Kidz In The Hall: Graduation

From indie label shuffling to presidential campaigning, Kidz in the Hall are devoted students of the rap game. Naledge and Double-O, the duo better known as Kidz in the Hall, have been making music since their chance meeting in 2000 at a talent show at the University of Pennsylvania. The road from recording songs, making […]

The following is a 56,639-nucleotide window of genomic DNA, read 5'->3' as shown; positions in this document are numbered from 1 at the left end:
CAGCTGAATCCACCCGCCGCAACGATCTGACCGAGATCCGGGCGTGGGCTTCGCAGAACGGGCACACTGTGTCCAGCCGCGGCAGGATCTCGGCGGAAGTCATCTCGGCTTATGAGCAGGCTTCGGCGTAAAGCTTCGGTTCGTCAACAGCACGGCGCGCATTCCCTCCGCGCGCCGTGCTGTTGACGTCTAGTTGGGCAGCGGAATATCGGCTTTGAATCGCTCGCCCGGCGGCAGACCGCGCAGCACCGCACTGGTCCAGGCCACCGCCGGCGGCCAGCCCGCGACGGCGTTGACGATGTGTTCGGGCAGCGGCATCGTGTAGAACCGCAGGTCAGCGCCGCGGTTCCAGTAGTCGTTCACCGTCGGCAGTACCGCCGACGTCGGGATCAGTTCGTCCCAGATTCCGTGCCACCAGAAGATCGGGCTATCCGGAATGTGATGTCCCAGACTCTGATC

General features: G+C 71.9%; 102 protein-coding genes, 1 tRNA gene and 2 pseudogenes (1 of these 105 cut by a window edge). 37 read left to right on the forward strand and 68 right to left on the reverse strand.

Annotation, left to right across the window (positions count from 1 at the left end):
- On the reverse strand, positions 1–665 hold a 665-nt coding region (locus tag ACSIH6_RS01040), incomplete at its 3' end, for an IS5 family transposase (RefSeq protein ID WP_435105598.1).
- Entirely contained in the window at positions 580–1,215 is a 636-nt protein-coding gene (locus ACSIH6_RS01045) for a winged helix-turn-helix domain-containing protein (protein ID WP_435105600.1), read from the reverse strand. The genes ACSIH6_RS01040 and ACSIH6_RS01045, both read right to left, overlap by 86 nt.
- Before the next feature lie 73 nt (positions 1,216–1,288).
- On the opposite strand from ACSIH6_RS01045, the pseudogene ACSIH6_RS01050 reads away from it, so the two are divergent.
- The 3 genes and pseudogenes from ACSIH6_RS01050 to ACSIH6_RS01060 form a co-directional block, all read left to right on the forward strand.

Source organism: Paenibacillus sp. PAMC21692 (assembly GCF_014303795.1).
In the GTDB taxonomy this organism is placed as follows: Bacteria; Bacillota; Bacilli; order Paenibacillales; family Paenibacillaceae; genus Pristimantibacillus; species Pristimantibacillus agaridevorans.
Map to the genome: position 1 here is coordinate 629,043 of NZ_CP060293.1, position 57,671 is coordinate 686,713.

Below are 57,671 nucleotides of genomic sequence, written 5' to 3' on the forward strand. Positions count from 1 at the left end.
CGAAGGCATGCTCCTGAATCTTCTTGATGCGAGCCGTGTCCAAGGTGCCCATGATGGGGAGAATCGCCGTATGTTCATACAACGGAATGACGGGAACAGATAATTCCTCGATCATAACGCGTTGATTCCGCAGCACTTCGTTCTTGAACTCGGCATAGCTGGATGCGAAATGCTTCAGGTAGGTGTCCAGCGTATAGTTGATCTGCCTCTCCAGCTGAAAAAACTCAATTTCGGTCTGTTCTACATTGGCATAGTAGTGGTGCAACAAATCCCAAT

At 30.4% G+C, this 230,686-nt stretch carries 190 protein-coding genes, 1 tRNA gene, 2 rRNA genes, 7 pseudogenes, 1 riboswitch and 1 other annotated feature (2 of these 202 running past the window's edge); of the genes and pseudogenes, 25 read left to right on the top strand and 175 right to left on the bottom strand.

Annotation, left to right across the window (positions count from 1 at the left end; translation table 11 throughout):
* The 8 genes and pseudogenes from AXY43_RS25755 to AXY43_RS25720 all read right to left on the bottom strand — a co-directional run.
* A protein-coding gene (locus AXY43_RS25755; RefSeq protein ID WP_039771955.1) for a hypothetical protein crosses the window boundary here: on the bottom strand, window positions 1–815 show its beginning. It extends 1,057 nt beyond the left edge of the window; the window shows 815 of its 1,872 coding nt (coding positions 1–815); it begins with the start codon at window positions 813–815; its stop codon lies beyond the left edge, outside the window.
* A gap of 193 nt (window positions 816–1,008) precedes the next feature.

From indie label shuffling to presidential campaigning, Kidz in the Hall are devoted students of the rap game. Naledge and Double-O, the duo better known as Kidz in the Hall, have been making music since their chance meeting in 2000 at a talent show at the University of Pennsylvania. The road from recording songs, making demos, and performing at local shows led to a connection with super producer, Just Blaze, who after hearing their demo, aligned himself with the group and even worked on their debut album School Was My Hustle. In 2006 the Kidz signed a group deal with Rawkus Records (via a joint venture  with Major League Entertainment), and released their debut album. However, after the release of the first album it was clear that the artists and the label weren’t on the same page when it came to pushing the group and have since parted ways. With the ink firmly dried on a new deal with Duck Down Records, the independent label started by the founding members of the Boot Camp Clik, rapper Naledge and producer Double-O are ready to take the Kidz In The Hall movement to the next level. The duo’s sophomore album, The In Crowd, drops March 2008, but for now, get your pen and paper kids, class is in It recently came to light that you guys parted ways with Rawkus Records. What was the reason for the split?Naledge: To be quite honest, I never bought into the idea of being on Rawkus Records alone being able to sell records for the Kidz in the Hall. I always felt that if Rawkus properly utilized its brand to push our project, that our music could easily be the catalyst to the “revival” of its label. As much as people asked us if we felt honored to be on Rawkus, I always felt like they should have felt honored to have found us (not that they weren’t). For the most part, my relationship with Rawkus has been good. I mean not only do I have a solo deal with Rawkus, they also put out the very first LP that I have ever had in stores. Still, I feel as though they were not ready, nor willing to try to spend the money that it takes to break a new artist, something that formerly was their trademark. Who Rawkus was in the mid 90’s and who they are now is very much night and day. While I understand that they may feel that they have paid too many dues to invest in something that is not a “sure” thing, nothing in music is a sure thing. With the critical acclaim you guys received from the album, School Was My Hustle, you guys probably could’ve worked out a major situation. Why sign with Duck Down?Naledge: We wanted the next Kidz in the Hall record to come out with a proper promotional push and we wanted to make sure we had the opportunity to at least be relevant in the marketplace. Duck Down was the one label that came at us in an aggressive way and understood the vision of where we wanted to go with our careers. Name brand or not, Dru Ha and his squad made everything make sense. They actually had a team that was excited about getting behind our project and furthering our movementDouble-O: Duck Down just seemed like the best fit. We liked their business acumen and they liked ours so it just felt right. And no disrespect to Rawkus because I think it was a good first time learning experience. We took what we learned from the situation and are now ready to take it to the next level. There are usually a lot of legal problems that comes with switching labels. Did you guys encounter any problems in regards to ownership or anything like that? Double-O: Our deal with Rawkus was a one off so everything we recorded after School Was My Hustle is ours. We own it. We did a joint venture and, actually, the same joint venture between Major League and Rawkus is the same joint venture we now have with Duck What are you guys doing to keep your brand alive while in the transition period between labels and albums?Naledge: We got the mixtape out right now with Mick Boogie called Detention. That’s like the perfect transition right there. It’s new material that I think people will be able to enjoy until the album.Double-O: And we stay on the road. We’ve been on the road for like the last three or four months. We did a U.S. tour with Redman and a tour with the Clipse in the UK then went back out there for dates of our own. That’s how you stay connected by staying out there with the people. Meet the fans, flirt with the girls, you know. All part of the fun. When does the new album come out?Double-O: The new album is dropping in March. A good amount of people have already peeped the “Driving Down the Block” trailer. We definitely going for that feeling with the record. The vibe is going to drop in like January and after that the second single then in March, the album drops. Should fans still be looking for the solo project from Naledge?Naledge: The solo record is still there. It’s like 80 percent done. That album will probably be out like late ’08 or early ’09. Double-O: Everything is all about having the proper set-up. We started preparations really late, especially for a new artist’s first album. We’re better prepared as far as the release of this album goes. Once this joint drops we’re going to let it roll for a little bit. As soon as the buzz is where it needs to be we’re dropping Naledge’s joint. It’s going to be a good five or six months in between but everything will be set up and ready to go. Are there any tracks from the upcoming LP that you feel people will want to pay attention to?Double-O: I think people are really going to feel “Driving Down the Block.” It was one of those joint were every mixtape it was on people were feeling it. It came together without really even thinking about it. I’d been playing around with the idea of flipping old school acappellas. So I did the joint then sent it to Naledge and when he sent it back and I listened to it I was like, “This is going to be the one.” Fans of old school Hip-Hop will respect the use of the Masta Ace sample and the younger fans will like it cause it sounds good coming out of your With the industry being focused on having that new dance or catchphrase, what is it that you guys have that will help you stand out? Double-O: Us being us is what’ll draw people in. As long as you’re being genuine and not trying to be something to please everybody, you’re good. People aren’t stupid. They know when you’re not being real. There’s a lot of different stuff on this album but, it’s all us. There’s not any difference in us on record and us in person. Everything is our real personality. There is a noticeable growth with every body of work you guys release. Is that due to a conscious need to be better or just a natural progression as artists?Naledge: The whole time we were just waiting to come out we were working. Like it’s nothing for us to put out a record. But we want it to feel right and be set up properly. Double-O: I think it’s growing and traveling. Some of the newer mixtape records we’ve done were done in hotel rooms while we were on the road. You’re going to be on a different vibe after being on the road for 20 days. We’d never been on a U.S. tour before so you’re going to get a certain feeling. Even production wise, it’s very raw. We didn’t really sit down and analyze everything. We try to push each other all the time. No one likes doing the same thing twice. That process is a lot different from being in a closed setting working. And as artists you’re going to be critical of your work. Sometimes it’s going to come out right and sometimes you’re going to be like, “Damn, maybe I shouldn’t have done this or did that.” Hearing the same songs for three months straight you’re going to be overly critical. But we’re always progressing and looking for new ways to keep things fresh. Kidz in the Hall follow in the footsteps of Pete Rock & C.L. Smooth in that one is a producer and one is a lyricist. Do you guys ever have conflicts where you can’t see the direction one is trying to go in?Naledge: Yea but we always figure out ways to do it. Double-O: We had this song, “Ritalin,” on the first album. Naledge didn’t really love the beat but I kept telling him “Yo it’s crazy, it’s crazy.” He ended up writing his lyrics to like 20 different beats because he didn’t like the beat. But after a while he was like, Okay. We have a song now, “Cool as a Fan.” There was probably like six or seven beats before Naledge felt comfortable. Creatively there can be a difference about the content, the beat or anything but it’s just a matter of us doing what we’ve got to do to get it You guys made the Official Theme song for Barack Obama’s presidential campaign [“Work To Do”]. How did that come about? Naledge: Originally it was just a song that I was recording for my album. The more we (me and Double O) listened to the record, we joked that it should be a Barack Obama commercial.  Our management felt that it was a realistic possibility to get it to their campaign and we just thought it was a shot in the dark. I guess we were Do you think America is ready to have a black president?Naledge: This country is ready for change in general.  Whether that comes in the form of a Black man, a white female or an ex mayor of New York, our country needs a departure from the average politician being no more than a paper figurehead.  I think people around my age view presidential candidates as ignorant to their perspective.  Obama represents a new generation of liberal Americans who share the same values and morals regardless of race and class, and want better for themselves and their families.  He represents the future of politics in this a Hip-Hop America.  Simply put, he is the best candidate and that has nothing to do with his race or ethnicity.